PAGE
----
Dr. Goodluck Jonathan today, Friday the 6th of October, joined other high-profile international speakers in a discussion on “Multipolarity and Dialogue in Regional and Global Developments: Imagining Possible Futures”. At the 15th anniversary of the Rhodes Forum to discuss and seek practical solutions to major global challenges experienced in today’s world.
The Rhodes Forum event is an international forum organised by the Dialogue of Civilizations Research Institute that has been held annually at Rhodes, Greece for 15 years.
First convened in 2003, the Rhodes Forum brings together concerned members of the international political, business, civil society and academic communities in a spirit of dialogue and inclusivity. Every year, hundreds of participants from more than 70 countries explore the major challenges facing the world and seek concrete, applicable solutions rooted in shared values of equality, mutual respect and compassion.
Dr. Jonathan in his opening remarks called for the reform and democratisation of the United Nations in order to make it more representative and responsive to the security challenges. he stated that:
“For the world to experience sustainable peace, effective leadership must come from the UN, the flagship of global organisations. The UN that would inspire this kind of leadership should ensure equity, with leading nations and power centres representing different regions of the world, sitting at the Security Council as permanent members.
“The UN dialogue method must, therefore, change. The Security Council of the United Nations must be democratised, in view of new global realities, in the interest of peace.”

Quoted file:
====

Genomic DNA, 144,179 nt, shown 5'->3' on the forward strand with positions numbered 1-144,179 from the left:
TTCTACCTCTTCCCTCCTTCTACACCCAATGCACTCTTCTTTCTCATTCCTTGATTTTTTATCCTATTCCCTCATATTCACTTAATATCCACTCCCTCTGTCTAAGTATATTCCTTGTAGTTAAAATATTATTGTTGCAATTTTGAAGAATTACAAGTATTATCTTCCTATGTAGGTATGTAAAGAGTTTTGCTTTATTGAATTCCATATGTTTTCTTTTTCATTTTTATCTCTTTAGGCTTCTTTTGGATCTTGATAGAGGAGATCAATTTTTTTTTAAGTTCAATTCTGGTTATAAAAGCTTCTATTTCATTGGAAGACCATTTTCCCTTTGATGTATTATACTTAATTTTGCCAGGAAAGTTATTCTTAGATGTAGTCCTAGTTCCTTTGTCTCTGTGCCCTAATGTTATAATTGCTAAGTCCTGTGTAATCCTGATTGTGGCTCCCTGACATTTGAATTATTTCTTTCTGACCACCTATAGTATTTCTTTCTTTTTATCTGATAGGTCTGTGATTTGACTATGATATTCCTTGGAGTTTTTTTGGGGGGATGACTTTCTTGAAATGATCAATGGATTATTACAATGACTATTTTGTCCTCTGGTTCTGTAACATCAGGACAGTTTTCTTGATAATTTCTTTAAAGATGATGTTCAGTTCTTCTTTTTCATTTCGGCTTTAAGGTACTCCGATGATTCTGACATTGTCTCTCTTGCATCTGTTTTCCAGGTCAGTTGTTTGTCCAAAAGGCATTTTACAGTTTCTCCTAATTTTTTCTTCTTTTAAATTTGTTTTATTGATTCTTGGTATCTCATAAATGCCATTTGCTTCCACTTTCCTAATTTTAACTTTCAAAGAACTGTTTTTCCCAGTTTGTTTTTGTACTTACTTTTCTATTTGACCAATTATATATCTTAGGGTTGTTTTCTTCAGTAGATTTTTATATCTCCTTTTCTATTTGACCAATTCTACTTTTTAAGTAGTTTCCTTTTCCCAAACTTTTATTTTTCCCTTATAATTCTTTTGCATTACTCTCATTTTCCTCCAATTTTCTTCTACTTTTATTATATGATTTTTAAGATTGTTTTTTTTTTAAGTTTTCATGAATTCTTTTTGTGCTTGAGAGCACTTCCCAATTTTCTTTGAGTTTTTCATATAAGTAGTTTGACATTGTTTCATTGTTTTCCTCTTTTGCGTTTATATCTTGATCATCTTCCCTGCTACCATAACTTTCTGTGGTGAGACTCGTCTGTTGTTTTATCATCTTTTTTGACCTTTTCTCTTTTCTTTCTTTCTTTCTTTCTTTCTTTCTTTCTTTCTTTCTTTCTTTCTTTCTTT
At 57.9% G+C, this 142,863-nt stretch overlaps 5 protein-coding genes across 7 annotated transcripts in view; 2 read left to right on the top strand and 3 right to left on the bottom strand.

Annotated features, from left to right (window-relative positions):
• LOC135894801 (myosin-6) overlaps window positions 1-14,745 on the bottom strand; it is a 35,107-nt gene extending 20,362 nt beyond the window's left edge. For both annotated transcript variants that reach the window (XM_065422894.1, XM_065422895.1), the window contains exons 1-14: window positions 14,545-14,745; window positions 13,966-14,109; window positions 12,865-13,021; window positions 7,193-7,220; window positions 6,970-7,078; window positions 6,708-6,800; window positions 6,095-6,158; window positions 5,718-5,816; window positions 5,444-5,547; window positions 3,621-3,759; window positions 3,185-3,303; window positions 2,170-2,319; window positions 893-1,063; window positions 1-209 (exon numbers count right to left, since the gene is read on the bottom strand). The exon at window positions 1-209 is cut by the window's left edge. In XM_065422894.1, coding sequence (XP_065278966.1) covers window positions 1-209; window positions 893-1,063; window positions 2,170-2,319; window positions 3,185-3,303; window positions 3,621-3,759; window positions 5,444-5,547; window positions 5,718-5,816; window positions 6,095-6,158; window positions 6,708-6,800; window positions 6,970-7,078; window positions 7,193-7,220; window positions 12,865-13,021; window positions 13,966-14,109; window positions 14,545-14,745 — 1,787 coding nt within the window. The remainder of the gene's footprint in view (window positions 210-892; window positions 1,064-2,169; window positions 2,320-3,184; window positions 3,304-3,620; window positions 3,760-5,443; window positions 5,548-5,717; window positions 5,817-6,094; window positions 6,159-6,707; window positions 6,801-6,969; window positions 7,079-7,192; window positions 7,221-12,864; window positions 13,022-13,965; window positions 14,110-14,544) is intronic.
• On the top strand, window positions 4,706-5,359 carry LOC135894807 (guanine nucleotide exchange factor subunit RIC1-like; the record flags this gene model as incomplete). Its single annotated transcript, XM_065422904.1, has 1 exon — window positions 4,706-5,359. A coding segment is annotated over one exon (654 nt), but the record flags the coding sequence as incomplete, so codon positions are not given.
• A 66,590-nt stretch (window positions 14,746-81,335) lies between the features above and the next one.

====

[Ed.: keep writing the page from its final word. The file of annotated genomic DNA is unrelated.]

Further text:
He further noted that as presently constituted, “the UN is portrayed as a platform where nations come to quarrel and display their might, instead of its statutory role, as a forum for unity and world peace.
“In terms of carrying out the mandate of preventing a Third World War, we could say the UN has done exceptionally well up to this moment. However, we cannot say the same thing over its mandate of ensuring world Peace as it is obvious that the UN has not achieved much in this regard. From 1945, when 51 nations came together and now that the UN has 193 member states, the world has not known real peace.
“The truth is that despite decades of efforts at the multinational level towards ensuring peace, the world has remained mired in developmental challenges that question man’s ability to govern, collaborate, unite and make this world better. Those are challenges of poverty, healthcare, inequality and conflicts. This is because the world has not matched this zeal for organisation with a corresponding gusto for trust, good faith and the conscience for productive engagements, negotiations and dialogue.
“So when I am asked to proffer solutions for achieving global peace and sustainable development, I will say that the answer lies in genuine dialogue. This entails negotiations, hard bargaining,
inclusivity, persuasion and confidence building.”